Thursday, March 8, 2012
GRAVE ROBBING BADGERS
Really, there are some post titles that can only be in ALL CAPS.
We've seen before that animals have no respect for the sacred eternal resting places of our human dead, with crows stealing candles from a cemetery and squirrels stealing Memorial Day flags of the graves of soldiers. And of course this blog is an endless chronicle of humans enabling bad animal behavior by making excuses and refusing to stand up to it.
These two themes come together in a particularly gruesome fashion in Britain, where badgers are actually digging up human skeletons - and apparently there is nothing that can be done to stop them.
One cemetery that has the problem, in Swindon, opened in 1881 and is the final resting place of 33,000 people including 100 soldiers who fought in World War I. Another, in a churchyard in the village of Long Clawson, dates back to the 12th century, and stopped taking new burials in the early 1900s because it was full.
In both places, bodies are now being disturbed by badgers digging tunnels. Earlier this year someone noted a skull and a bone on the ground in the Long Clawson churchyard, and it's been going on for even longer in Swindon, according to a source: "Two or three years ago I received a phone call from a distressed person to say vandals had struck," he said. “I visited the cemetery to see the grass completely torn up. I have never seen it so bad. It wasn’t vandals but the very cute badgers.”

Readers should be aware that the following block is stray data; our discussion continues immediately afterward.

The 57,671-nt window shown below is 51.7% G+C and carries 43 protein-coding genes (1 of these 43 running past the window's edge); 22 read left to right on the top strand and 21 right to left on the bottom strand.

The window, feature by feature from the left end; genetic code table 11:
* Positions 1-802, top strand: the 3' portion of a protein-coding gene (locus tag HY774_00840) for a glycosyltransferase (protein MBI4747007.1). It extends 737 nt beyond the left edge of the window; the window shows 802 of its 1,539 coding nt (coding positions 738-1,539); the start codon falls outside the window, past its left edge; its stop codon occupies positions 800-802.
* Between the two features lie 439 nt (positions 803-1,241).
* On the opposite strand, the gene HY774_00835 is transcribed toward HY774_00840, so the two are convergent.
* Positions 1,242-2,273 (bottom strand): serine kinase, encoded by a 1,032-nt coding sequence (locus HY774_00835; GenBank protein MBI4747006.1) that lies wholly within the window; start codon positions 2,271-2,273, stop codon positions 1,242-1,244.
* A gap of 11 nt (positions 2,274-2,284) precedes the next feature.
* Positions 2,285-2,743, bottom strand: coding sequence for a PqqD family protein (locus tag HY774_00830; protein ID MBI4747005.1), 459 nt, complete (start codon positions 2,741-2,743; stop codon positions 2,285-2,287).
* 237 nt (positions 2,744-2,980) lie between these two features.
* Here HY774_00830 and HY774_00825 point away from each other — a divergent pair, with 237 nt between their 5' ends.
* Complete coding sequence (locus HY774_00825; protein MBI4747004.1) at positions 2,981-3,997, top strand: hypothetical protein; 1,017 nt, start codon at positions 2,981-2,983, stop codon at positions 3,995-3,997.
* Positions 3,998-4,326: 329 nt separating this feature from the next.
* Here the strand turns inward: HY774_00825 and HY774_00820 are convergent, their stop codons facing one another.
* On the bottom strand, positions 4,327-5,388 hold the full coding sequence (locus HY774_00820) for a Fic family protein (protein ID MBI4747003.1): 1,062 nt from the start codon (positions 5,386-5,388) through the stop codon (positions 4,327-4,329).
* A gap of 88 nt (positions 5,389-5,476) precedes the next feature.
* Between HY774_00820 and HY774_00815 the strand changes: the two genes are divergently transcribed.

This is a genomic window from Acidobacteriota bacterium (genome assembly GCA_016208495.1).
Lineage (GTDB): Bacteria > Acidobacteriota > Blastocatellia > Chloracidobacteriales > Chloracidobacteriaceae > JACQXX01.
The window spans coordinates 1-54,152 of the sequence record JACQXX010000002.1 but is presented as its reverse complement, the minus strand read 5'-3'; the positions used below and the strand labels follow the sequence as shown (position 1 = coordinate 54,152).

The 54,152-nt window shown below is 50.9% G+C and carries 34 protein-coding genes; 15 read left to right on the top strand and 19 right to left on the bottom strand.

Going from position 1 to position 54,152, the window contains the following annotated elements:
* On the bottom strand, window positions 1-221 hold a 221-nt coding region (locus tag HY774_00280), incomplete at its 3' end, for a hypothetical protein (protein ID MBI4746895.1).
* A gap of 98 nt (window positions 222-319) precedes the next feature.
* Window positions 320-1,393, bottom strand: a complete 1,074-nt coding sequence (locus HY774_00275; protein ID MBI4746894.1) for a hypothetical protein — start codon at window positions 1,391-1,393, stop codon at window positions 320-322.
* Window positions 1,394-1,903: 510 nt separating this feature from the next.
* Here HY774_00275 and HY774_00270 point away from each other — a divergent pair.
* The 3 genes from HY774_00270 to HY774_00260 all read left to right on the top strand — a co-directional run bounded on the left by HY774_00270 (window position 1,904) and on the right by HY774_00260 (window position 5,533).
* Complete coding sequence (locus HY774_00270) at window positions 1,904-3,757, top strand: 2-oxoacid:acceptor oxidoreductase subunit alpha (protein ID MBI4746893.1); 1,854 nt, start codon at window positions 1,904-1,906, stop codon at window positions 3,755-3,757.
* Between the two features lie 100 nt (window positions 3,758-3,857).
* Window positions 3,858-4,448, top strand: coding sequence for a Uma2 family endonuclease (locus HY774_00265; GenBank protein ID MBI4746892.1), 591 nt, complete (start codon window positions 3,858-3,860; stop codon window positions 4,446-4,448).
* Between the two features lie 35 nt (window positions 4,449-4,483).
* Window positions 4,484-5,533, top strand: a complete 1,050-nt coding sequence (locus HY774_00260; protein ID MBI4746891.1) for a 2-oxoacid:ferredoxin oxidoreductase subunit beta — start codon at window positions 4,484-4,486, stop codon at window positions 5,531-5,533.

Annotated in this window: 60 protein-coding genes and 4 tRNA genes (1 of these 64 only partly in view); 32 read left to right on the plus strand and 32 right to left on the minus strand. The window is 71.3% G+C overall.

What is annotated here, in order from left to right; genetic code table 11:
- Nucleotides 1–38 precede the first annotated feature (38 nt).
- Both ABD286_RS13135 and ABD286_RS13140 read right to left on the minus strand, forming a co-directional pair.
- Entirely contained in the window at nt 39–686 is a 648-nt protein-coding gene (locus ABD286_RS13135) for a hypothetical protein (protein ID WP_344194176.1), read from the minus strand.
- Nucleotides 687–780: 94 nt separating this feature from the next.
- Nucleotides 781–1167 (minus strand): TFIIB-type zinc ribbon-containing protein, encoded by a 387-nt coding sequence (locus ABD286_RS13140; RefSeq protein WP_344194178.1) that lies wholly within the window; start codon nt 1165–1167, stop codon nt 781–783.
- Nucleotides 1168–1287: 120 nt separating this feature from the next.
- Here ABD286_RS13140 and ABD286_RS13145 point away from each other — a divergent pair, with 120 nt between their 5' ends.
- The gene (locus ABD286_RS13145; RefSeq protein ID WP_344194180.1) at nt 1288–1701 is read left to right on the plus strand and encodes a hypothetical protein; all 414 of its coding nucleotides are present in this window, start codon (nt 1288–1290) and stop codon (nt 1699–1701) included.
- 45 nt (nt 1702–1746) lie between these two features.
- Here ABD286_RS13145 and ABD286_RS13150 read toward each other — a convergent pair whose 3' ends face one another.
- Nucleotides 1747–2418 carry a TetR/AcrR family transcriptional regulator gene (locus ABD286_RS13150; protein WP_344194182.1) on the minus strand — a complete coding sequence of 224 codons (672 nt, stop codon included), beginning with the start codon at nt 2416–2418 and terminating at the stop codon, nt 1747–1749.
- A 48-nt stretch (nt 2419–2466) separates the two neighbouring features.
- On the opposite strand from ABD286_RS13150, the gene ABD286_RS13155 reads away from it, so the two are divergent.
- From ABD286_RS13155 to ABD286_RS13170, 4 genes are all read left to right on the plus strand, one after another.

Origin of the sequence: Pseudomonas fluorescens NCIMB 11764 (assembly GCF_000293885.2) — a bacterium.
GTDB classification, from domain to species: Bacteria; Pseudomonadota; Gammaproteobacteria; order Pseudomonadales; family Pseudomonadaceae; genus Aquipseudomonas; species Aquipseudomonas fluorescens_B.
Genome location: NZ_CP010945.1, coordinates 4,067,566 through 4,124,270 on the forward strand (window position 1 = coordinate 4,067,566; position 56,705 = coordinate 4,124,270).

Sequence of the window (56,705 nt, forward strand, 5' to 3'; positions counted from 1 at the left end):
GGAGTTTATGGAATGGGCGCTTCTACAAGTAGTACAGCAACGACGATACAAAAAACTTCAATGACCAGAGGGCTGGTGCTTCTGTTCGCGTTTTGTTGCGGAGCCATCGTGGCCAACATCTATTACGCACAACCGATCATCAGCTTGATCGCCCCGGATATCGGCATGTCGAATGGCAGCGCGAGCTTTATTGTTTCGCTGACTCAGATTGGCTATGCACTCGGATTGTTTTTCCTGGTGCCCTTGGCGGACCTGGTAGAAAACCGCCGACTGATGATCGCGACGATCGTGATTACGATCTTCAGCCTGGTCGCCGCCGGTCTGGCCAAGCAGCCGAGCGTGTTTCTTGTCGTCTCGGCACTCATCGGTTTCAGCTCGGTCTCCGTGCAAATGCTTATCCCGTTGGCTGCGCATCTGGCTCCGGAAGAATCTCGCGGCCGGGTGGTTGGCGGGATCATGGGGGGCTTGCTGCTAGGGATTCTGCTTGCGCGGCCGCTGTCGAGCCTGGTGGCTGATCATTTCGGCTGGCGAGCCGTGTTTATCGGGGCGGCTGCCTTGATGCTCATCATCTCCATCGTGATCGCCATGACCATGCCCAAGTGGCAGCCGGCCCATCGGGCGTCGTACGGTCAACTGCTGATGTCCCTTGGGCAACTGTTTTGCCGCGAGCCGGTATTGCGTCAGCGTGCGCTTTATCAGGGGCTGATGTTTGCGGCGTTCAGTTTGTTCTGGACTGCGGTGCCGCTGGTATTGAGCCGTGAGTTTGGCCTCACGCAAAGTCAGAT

The animals have continued to bring pieces of skeletons to the surface, and because of conservation laws there's nothing that can legally be done to stop the desecration. The Protection of Badgers Act, passed in 1992, makes it illegal to interfere with their activities, at the risk of a sentence of six months in jail.
The reverend of the church has been unable to get a permit to relocate the badgers, and the law prevents him from even re-burying the bones in their original places because it would disturb their tunnels. "I have been told to carry out a monthly bone patrol, collect them all up and re-inter them in a new grave," he said.
The reverend blames the people more than the animals: "It lacks any common sense but sadly reflects the bureaucracy of modern life." True, but if it weren't for the badgers' bad behavior, there wouldn't be a problem in the first place. There's plenty of blame to spread around here, so let's not let either species off the hook.
Badger trying to convince you it's a cute sweet thing that likes to smell flowers by Flickr user Tatterdemalion.